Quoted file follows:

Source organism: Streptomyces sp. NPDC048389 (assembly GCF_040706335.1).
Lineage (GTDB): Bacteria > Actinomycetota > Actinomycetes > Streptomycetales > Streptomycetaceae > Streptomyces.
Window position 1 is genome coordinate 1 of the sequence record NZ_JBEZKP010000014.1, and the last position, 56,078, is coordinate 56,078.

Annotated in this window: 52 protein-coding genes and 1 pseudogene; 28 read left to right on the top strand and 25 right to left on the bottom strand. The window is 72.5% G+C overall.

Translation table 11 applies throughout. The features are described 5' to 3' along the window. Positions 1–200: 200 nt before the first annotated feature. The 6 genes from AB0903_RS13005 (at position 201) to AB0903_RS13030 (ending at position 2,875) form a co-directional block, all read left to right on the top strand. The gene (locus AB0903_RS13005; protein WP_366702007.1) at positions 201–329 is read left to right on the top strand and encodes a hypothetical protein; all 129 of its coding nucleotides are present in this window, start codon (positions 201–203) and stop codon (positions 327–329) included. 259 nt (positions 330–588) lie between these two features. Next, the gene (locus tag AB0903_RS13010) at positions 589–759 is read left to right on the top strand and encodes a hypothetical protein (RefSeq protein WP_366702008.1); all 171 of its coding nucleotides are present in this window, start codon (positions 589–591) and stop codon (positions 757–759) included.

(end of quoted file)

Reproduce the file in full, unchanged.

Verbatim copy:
Source organism: Streptomyces sp. NPDC048389 (assembly GCF_040706335.1).
Lineage (GTDB): Bacteria > Actinomycetota > Actinomycetes > Streptomycetales > Streptomycetaceae > Streptomyces.
Window position 1 is genome coordinate 1 of the sequence record NZ_JBEZKP010000014.1, and the last position, 56,078, is coordinate 56,078.

Annotated in this window: 52 protein-coding genes and 1 pseudogene; 28 read left to right on the top strand and 25 right to left on the bottom strand. The window is 72.5% G+C overall.

Translation table 11 applies throughout. The features are described 5' to 3' along the window. Positions 1–200: 200 nt before the first annotated feature. The 6 genes from AB0903_RS13005 (at position 201) to AB0903_RS13030 (ending at position 2,875) form a co-directional block, all read left to right on the top strand. The gene (locus AB0903_RS13005; protein WP_366702007.1) at positions 201–329 is read left to right on the top strand and encodes a hypothetical protein; all 129 of its coding nucleotides are present in this window, start codon (positions 201–203) and stop codon (positions 327–329) included. 259 nt (positions 330–588) lie between these two features. Next, the gene (locus tag AB0903_RS13010) at positions 589–759 is read left to right on the top strand and encodes a hypothetical protein (RefSeq protein WP_366702008.1); all 171 of its coding nucleotides are present in this window, start codon (positions 589–591) and stop codon (positions 757–759) included.